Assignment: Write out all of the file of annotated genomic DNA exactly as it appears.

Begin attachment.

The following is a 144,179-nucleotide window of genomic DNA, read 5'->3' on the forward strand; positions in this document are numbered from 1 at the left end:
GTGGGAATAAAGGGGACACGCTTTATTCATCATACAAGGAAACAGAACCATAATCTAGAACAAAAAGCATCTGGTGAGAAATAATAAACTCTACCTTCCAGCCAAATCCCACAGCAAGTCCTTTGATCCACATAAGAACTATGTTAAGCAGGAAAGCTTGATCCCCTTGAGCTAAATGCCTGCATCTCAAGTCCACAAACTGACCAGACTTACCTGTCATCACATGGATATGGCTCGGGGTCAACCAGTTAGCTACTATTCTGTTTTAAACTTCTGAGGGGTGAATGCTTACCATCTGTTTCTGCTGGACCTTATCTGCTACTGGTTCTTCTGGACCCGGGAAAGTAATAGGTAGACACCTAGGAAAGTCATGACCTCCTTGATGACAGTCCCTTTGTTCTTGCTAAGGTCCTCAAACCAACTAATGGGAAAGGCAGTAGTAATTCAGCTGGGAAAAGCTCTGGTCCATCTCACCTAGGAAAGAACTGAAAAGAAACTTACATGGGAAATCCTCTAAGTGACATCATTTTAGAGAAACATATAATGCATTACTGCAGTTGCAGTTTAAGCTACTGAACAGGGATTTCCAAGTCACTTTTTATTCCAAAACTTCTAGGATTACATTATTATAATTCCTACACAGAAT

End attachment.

The following is a 144,179-nucleotide window of genomic DNA, read 5'->3' on the forward strand; positions in this document are numbered from 1 at the left end:
GTGGGAATAAAGGGGACACGCTTTATTCATCATACAAGGAAACAGAACCATAATCTAGAACAAAAAGCATCTGGTGAGAAATAATAAACTCTACCTTCCAGCCAAATCCCACAGCAAGTCCTTTGATCCACATAAGAACTATGTTAAGCAGGAAAGCTTGATCCCCTTGAGCTAAATGCCTGCATCTCAAGTCCACAAACTGACCAGACTTACCTGTCATCACATGGATATGGCTCGGGGTCAACCAGTTAGCTACTATTCTGTTTTAAACTTCTGAGGGGTGAATGCTTACCATCTGTTTCTGCTGGACCTTATCTGCTACTGGTTCTTCTGGACCCGGGAAAGTAATAGGTAGACACCTAGGAAAGTCATGACCTCCTTGATGACAGTCCCTTTGTTCTTGCTAAGGTCCTCAAACCAACTAATGGGAAAGGCAGTAGTAATTCAGCTGGGAAAAGCTCTGGTCCATCTCACCTAGGAAAGAACTGAAAAGAAACTTACATGGGAAATCCTCTAAGTGACATCATTTTAGAGAAACATATAATGCATTACTGCAGTTGCAGTTTAAGCTACTGAACAGGGATTTCCAAGTCACTTTTTATTCCAAAACTTCTAGGATTACATTATTATAATTCCTACACAGAAT